Business leaders struggled with employee engagement long before the ‘Great Resignation’ or ‘Quiet Quitting’ became buzzwords we hear everywhere in the media. The truth remains that disengaged employees cost companies a lot of money: Simply replacing an employee is expensive. The Society for Human Management estimates that replacing one employee costs approximately 50-75% of that employee’s annual salary.
What costs more than replacing an employee is the financial impact current disengaged employees have on your business. In studies by the Queens School of Business and the Gallup Organization, disengaged workers had 37% increased rates of absenteeism, 49% more accidents, and 60% more errors. Organizations with low employee engagement scores experienced 18% lower productivity, 16% lower profitability, and 37% lower job growth. Conversely, businesses with highly engaged employees enjoyed 100% more job applications.
An engaged employee understands their business's goals and how they contribute to achieving them, giving them context. Being engaged also makes it easier for employees to work with their team to improve job performance for the organization's benefit. Authentic employee engagement comes when enough people within a company care about doing a good job, what the organization is trying to achieve, and how it goes about doing it.
This caring attitude and impactful behavior can only develop when people are consistently satisfied with their jobs and believe the organization supports them.
What Goes into Improving Employee Engagement
Several factors go into creating a culture that encourages employee engagement.
- Measuring what matters most for employees’ performance. Leaders often focus on metrics not tied to employees' psychological needs and ultimate performance.
- Career Investment. Employees need ongoing purpose and development, not biannual perks, to achieve more for your organization.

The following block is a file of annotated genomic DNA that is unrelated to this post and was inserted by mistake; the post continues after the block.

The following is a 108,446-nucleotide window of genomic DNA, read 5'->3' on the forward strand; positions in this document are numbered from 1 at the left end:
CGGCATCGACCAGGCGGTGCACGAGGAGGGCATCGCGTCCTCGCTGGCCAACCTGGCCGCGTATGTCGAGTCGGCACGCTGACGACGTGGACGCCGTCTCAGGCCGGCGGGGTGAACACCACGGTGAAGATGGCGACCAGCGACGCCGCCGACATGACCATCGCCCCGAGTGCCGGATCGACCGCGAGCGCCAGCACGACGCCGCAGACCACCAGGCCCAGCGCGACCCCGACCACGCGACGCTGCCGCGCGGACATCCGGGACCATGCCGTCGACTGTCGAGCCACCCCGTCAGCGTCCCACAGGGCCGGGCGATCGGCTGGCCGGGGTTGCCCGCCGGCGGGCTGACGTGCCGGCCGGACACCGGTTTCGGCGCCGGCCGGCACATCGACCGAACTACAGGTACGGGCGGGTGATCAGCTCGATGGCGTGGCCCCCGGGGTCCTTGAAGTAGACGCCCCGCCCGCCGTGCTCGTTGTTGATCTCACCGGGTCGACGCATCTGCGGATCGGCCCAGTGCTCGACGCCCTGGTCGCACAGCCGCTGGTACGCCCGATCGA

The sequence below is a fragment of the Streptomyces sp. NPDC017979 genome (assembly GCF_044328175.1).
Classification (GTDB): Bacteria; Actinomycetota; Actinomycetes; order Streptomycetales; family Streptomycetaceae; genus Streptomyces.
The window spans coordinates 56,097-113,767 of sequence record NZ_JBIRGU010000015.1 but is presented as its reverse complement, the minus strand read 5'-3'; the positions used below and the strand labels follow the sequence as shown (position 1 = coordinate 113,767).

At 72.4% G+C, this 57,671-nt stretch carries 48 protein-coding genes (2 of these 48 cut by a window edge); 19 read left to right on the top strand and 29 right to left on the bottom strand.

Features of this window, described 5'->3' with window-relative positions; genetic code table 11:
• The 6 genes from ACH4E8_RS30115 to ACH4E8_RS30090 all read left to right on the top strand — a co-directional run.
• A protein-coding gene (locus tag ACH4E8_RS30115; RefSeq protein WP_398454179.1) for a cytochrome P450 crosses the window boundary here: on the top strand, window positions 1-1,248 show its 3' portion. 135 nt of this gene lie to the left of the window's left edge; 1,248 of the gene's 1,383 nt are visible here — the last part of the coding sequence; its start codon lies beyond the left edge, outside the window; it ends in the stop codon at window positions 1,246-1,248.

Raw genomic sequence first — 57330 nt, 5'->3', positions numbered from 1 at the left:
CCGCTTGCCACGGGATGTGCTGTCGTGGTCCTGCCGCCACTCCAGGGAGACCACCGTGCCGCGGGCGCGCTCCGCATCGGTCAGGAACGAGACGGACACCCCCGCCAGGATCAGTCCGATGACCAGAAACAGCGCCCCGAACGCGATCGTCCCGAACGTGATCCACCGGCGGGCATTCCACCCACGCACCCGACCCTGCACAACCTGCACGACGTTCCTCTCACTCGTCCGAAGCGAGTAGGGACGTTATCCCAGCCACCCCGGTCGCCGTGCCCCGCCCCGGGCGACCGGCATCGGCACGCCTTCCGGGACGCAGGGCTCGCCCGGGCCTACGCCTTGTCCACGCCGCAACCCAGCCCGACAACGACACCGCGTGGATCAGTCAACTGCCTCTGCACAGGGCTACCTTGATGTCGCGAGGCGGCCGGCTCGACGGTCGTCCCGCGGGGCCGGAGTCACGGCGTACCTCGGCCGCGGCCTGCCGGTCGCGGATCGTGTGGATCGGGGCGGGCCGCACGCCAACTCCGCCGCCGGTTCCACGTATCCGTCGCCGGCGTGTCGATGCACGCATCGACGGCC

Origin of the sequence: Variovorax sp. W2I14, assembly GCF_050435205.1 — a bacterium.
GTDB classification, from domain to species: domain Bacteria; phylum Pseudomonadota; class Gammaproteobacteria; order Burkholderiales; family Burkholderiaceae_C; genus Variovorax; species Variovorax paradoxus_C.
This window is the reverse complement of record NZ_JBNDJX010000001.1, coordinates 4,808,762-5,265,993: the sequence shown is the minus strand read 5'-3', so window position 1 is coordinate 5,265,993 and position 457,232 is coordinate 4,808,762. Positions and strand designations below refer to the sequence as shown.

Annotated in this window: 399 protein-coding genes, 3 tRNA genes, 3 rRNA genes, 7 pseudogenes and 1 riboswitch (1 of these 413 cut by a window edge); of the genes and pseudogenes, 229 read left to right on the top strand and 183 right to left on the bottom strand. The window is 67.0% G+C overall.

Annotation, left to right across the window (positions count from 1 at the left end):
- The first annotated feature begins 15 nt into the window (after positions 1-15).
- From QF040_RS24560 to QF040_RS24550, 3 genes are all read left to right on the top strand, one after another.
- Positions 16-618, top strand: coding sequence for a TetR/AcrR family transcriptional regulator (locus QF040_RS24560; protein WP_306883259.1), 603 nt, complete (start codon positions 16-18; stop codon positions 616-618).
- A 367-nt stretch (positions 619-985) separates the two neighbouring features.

- Acting quickly. Employees who strongly agree that their organization takes swift action are 1.9 times more likely to be engaged.
- Make it an ongoing process. One of the most common mistakes leaders make is treating engagement as a sporadic exercise to make employees feel "happy."
Empowering managers to drive engagement. Managers account for 70% of the variance in team engagement. There are no quick fixes when it comes to human relationships. It is essential that managers effectively interact with and develop each team member over time.
Organizational leaders who embrace the notion that investing in their team’s growth directly correlates to employee and customer retention understand the value. In a 2014 tweet, self-made billionaire and founder of the Virgin Group, Sir Richard Branson, said: “Train people well enough so they can leave. Treat them well enough, so they don't want to.”
Many leaders will cringe after reading the first half of this quote. I have too often heard leaders opt for limiting training within their companies for fear that employees will leave as soon as they add more skills to their resumes, thereby losing that investment made. Or, the leader may not have taken the time to understand the value the training will have on the individual’s performance. Either scenario demonstrates a short-sighted perspective.